Few days ago, I had received queries from youngsters (especially first time voters) who were in a dilemma over whom to vote: Local MP candidate or National PM candidate. I tried to explain them the scope of MLAs & MPs and finally gave an open ended conclusion that it depends on which one you prioritize:
After publishing that article, I received counter questions from readers (this time from experienced voters) who were of the opinion that one must always vote for the best MP irrespective of the party. It is perfectly understandable when seen from an emotional point of view, and since we always prefer merit, it is obvious to choose the most meritorious (best) among the given options. Having said that, I would disagree with such an opinion because democracy is not so straightforward and requires some analysis at both personal level as well as national level.
Lets refresh some basics of Lok Sabha Elections using some analogies for understanding this complex system.
For a Lok Sabha Election, every party releases a manifesto which is basically “A declaration of the intentions, motives, views & promises of a political party”. i.e It sets the expectation of citizens from the party if voted to power. As an analogy, it is something similar to a product brochure which briefly explains what can be expected out of the product. In the case of a product like cellphone, it will tell you whether the phone is GSM or CDMA. Whether it has single SIM or dual SIM. Whether it has internal memory or external memory and so on.
Similarly, in the case of a political party, a manifesto briefly gives an idea of the views/vision/promises of the party. It might be a communist party or a socialist party. It might give an idea of it’s economic policy. Whether it supports FDI or not. It might give an idea of it’s policy on subsidies. Whether it promises free food or whether it provides job opportunities so that people can earn their own food. and so on. It might mention hundreds of things related to several policies including environmental issues, education, taxes etc.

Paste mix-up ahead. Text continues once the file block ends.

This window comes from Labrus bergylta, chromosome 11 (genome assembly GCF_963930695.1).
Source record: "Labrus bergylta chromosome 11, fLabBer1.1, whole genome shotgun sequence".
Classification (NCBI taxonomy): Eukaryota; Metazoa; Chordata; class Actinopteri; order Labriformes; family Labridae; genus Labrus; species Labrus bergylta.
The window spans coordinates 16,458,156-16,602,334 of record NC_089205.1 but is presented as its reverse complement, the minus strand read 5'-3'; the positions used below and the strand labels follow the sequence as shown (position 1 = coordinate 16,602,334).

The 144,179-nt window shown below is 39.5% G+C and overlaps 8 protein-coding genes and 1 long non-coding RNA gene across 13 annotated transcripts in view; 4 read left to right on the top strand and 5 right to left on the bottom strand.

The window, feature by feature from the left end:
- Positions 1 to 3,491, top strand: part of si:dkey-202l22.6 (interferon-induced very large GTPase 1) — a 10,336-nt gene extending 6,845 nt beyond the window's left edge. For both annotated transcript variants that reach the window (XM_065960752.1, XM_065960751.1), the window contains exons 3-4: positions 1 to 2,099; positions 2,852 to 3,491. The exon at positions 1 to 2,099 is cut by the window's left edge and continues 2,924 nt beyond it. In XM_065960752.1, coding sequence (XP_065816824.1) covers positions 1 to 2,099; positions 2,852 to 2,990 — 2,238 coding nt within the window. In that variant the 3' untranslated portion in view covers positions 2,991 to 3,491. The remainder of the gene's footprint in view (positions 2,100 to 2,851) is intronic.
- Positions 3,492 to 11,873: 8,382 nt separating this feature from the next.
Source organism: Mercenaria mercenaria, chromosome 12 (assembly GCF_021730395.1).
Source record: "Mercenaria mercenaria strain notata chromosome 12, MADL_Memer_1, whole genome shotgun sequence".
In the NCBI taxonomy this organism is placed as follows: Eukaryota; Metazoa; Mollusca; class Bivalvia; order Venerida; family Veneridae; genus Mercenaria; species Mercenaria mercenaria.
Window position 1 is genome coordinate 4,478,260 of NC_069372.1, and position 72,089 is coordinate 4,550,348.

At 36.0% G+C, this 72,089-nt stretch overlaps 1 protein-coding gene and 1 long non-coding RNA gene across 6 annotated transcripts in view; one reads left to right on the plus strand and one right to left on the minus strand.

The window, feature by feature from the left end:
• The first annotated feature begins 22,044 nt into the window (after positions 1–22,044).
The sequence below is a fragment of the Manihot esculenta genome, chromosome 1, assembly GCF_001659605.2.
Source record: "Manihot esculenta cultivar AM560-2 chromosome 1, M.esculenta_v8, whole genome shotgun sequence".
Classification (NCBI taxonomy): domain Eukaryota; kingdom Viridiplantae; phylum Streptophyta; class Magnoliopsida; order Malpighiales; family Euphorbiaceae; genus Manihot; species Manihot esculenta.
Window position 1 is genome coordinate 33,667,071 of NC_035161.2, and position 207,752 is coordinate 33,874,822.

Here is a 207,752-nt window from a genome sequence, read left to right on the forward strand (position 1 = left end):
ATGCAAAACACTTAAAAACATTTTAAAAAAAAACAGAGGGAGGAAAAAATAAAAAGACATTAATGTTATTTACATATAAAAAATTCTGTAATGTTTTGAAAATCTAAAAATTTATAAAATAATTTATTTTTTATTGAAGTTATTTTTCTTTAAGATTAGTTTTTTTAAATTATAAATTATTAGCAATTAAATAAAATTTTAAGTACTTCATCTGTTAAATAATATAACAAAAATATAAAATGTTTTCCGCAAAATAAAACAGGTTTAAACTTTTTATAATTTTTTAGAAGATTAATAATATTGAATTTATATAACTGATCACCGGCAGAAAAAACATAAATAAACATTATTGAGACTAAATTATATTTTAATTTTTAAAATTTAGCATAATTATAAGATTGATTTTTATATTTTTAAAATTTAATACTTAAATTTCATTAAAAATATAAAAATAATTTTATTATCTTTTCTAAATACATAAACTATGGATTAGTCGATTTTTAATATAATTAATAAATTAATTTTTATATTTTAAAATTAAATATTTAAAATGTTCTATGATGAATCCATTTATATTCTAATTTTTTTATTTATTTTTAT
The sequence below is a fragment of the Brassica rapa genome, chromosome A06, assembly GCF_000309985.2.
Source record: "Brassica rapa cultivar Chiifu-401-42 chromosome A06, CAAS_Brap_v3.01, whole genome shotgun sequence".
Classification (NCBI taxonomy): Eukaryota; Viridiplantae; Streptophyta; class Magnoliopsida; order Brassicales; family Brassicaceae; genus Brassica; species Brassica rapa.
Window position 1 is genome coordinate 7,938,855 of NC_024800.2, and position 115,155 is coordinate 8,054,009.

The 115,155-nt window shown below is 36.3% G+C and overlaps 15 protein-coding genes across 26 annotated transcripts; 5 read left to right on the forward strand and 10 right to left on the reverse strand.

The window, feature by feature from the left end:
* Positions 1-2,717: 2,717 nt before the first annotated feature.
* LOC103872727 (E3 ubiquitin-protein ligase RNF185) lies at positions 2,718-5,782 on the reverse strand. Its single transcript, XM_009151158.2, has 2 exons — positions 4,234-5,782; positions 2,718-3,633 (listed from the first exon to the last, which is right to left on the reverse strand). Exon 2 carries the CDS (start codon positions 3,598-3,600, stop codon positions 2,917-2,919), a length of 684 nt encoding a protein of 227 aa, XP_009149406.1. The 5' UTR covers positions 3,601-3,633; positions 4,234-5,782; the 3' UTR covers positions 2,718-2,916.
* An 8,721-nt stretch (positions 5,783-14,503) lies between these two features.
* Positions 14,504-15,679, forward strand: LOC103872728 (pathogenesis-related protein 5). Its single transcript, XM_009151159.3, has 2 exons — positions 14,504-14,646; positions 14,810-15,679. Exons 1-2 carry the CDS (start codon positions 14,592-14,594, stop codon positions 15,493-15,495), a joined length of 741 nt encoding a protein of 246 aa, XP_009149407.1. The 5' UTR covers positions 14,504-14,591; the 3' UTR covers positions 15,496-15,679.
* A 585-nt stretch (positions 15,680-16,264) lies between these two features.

Following are infographics of key points of the manifestos released by some of the major parties.
After going through a manifesto of a political party, one can get an idea of what the party stands for and what it can offer to the people when voted to power. Just like how different people have different expectations from a phone due to their requirements or due to existing situation (One might want only a GSM phone because he is already using a GSM SIM card), similarly different people have different expectations from a Govt due to their pre-conceived notions or existing situation (One might want a Govt which promises bullet train network for transport while another might want a Govt which promises subsidies in Air travel). That is the reason, every voter must spend a few mins to read the summary (if not the whole document) and finally identify which party suits his political views & expectation.
Now comes the practical scenario (Scenario 1: Personal level).
Suppose you conclude that a party named “Lion” syncs pretty well with your political views and expectations and you would want to vote for it. In your constituency, you like the MP candidate representing “Zebra” party because he is highly qualified, has been successfully running a company in the past 30 years (and hence proven to be responsible as well). But the problem is that his party’s views & expectations are totally out of sync from your views. For example, you are against reservations but this party talks about reservations (even within private sectors). This is similar to liking a CDMA phone because it looks great but you actually want a GSM phone (because you have been using a GSM SIM card and thousands of your friends already have your number).
Lets now talk about another practical scenario (Scenario 2: National level).
As you would agree, every phone company likes to provide a phone which is useful for the customer. i.e Everybody has good intentions. But different phones work differently. One needs a GSM SIM card, while another needs a CDMA chip. If you buy a CDMA phone and try to put a GSM SIM, it does not work and hence both the phone as well as SIM become useless.